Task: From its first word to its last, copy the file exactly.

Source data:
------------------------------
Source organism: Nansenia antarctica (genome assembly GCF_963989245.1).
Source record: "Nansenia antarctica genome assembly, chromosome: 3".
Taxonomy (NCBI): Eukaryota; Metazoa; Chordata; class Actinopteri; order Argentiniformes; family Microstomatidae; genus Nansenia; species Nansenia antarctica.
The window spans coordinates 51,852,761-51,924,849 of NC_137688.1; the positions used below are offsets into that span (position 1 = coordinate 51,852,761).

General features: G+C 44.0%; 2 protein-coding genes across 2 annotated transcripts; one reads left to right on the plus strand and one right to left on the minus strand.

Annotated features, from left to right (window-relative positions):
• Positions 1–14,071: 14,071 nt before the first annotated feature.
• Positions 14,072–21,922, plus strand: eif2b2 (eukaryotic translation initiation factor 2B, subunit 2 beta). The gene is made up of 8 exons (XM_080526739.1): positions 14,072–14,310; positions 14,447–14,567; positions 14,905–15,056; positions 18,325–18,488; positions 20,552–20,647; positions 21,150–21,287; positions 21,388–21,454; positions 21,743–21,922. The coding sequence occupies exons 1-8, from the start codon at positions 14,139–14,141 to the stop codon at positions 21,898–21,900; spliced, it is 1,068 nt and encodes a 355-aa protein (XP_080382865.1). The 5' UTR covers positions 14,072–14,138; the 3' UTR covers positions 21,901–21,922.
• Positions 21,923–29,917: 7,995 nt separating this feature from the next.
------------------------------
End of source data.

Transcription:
Source organism: Nansenia antarctica (genome assembly GCF_963989245.1).
Source record: "Nansenia antarctica genome assembly, chromosome: 3".
Taxonomy (NCBI): Eukaryota; Metazoa; Chordata; class Actinopteri; order Argentiniformes; family Microstomatidae; genus Nansenia; species Nansenia antarctica.
The window spans coordinates 51,852,761-51,924,849 of NC_137688.1; the positions used below are offsets into that span (position 1 = coordinate 51,852,761).

General features: G+C 44.0%; 2 protein-coding genes across 2 annotated transcripts; one reads left to right on the plus strand and one right to left on the minus strand.

Annotated features, from left to right (window-relative positions):
• Positions 1–14,071: 14,071 nt before the first annotated feature.
• Positions 14,072–21,922, plus strand: eif2b2 (eukaryotic translation initiation factor 2B, subunit 2 beta). The gene is made up of 8 exons (XM_080526739.1): positions 14,072–14,310; positions 14,447–14,567; positions 14,905–15,056; positions 18,325–18,488; positions 20,552–20,647; positions 21,150–21,287; positions 21,388–21,454; positions 21,743–21,922. The coding sequence occupies exons 1-8, from the start codon at positions 14,139–14,141 to the stop codon at positions 21,898–21,900; spliced, it is 1,068 nt and encodes a 355-aa protein (XP_080382865.1). The 5' UTR covers positions 14,072–14,138; the 3' UTR covers positions 21,901–21,922.
• Positions 21,923–29,917: 7,995 nt separating this feature from the next.